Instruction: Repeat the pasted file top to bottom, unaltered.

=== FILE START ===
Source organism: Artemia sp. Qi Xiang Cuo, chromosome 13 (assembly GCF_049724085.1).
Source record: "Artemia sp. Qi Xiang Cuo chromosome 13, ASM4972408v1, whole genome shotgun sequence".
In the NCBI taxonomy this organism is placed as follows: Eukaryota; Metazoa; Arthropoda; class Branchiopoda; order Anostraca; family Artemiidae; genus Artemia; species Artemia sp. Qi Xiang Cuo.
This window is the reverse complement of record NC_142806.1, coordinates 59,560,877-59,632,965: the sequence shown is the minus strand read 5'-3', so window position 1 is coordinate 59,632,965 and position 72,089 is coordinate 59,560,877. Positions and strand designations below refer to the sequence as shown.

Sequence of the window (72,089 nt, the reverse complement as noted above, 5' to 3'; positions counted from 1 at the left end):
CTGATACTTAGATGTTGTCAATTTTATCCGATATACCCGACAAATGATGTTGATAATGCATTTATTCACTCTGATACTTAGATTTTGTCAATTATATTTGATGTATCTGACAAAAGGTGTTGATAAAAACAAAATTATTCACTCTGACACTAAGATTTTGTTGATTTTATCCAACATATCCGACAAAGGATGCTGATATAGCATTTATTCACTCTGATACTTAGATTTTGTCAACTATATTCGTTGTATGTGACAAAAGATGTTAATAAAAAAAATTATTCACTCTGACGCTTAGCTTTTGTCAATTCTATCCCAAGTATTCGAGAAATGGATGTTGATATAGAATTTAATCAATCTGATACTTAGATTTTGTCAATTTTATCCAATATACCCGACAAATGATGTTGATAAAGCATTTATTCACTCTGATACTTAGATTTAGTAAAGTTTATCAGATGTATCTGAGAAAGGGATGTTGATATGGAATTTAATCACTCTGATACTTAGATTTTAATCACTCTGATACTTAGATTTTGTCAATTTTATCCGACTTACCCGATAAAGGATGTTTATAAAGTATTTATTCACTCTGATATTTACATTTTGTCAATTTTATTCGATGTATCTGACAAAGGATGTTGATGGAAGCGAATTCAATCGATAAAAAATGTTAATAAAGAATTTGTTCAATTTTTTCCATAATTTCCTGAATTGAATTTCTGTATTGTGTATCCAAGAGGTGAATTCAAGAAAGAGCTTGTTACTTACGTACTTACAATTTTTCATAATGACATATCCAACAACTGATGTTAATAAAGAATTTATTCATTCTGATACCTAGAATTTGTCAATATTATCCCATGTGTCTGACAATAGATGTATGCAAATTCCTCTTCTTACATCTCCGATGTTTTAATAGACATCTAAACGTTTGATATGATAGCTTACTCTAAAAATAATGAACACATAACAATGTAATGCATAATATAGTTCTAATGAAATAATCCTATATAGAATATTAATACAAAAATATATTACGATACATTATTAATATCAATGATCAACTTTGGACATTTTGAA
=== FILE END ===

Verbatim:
Source organism: Artemia sp. Qi Xiang Cuo, chromosome 13 (assembly GCF_049724085.1).
Source record: "Artemia sp. Qi Xiang Cuo chromosome 13, ASM4972408v1, whole genome shotgun sequence".
In the NCBI taxonomy this organism is placed as follows: Eukaryota; Metazoa; Arthropoda; class Branchiopoda; order Anostraca; family Artemiidae; genus Artemia; species Artemia sp. Qi Xiang Cuo.
This window is the reverse complement of record NC_142806.1, coordinates 59,560,877-59,632,965: the sequence shown is the minus strand read 5'-3', so window position 1 is coordinate 59,632,965 and position 72,089 is coordinate 59,560,877. Positions and strand designations below refer to the sequence as shown.

Sequence of the window (72,089 nt, the reverse complement as noted above, 5' to 3'; positions counted from 1 at the left end):
CTGATACTTAGATGTTGTCAATTTTATCCGATATACCCGACAAATGATGTTGATAATGCATTTATTCACTCTGATACTTAGATTTTGTCAATTATATTTGATGTATCTGACAAAAGGTGTTGATAAAAACAAAATTATTCACTCTGACACTAAGATTTTGTTGATTTTATCCAACATATCCGACAAAGGATGCTGATATAGCATTTATTCACTCTGATACTTAGATTTTGTCAACTATATTCGTTGTATGTGACAAAAGATGTTAATAAAAAAAATTATTCACTCTGACGCTTAGCTTTTGTCAATTCTATCCCAAGTATTCGAGAAATGGATGTTGATATAGAATTTAATCAATCTGATACTTAGATTTTGTCAATTTTATCCAATATACCCGACAAATGATGTTGATAAAGCATTTATTCACTCTGATACTTAGATTTAGTAAAGTTTATCAGATGTATCTGAGAAAGGGATGTTGATATGGAATTTAATCACTCTGATACTTAGATTTTAATCACTCTGATACTTAGATTTTGTCAATTTTATCCGACTTACCCGATAAAGGATGTTTATAAAGTATTTATTCACTCTGATATTTACATTTTGTCAATTTTATTCGATGTATCTGACAAAGGATGTTGATGGAAGCGAATTCAATCGATAAAAAATGTTAATAAAGAATTTGTTCAATTTTTTCCATAATTTCCTGAATTGAATTTCTGTATTGTGTATCCAAGAGGTGAATTCAAGAAAGAGCTTGTTACTTACGTACTTACAATTTTTCATAATGACATATCCAACAACTGATGTTAATAAAGAATTTATTCATTCTGATACCTAGAATTTGTCAATATTATCCCATGTGTCTGACAATAGATGTATGCAAATTCCTCTTCTTACATCTCCGATGTTTTAATAGACATCTAAACGTTTGATATGATAGCTTACTCTAAAAATAATGAACACATAACAATGTAATGCATAATATAGTTCTAATGAAATAATCCTATATAGAATATTAATACAAAAATATATTACGATACATTATTAATATCAATGATCAACTTTGGACATTTTGAA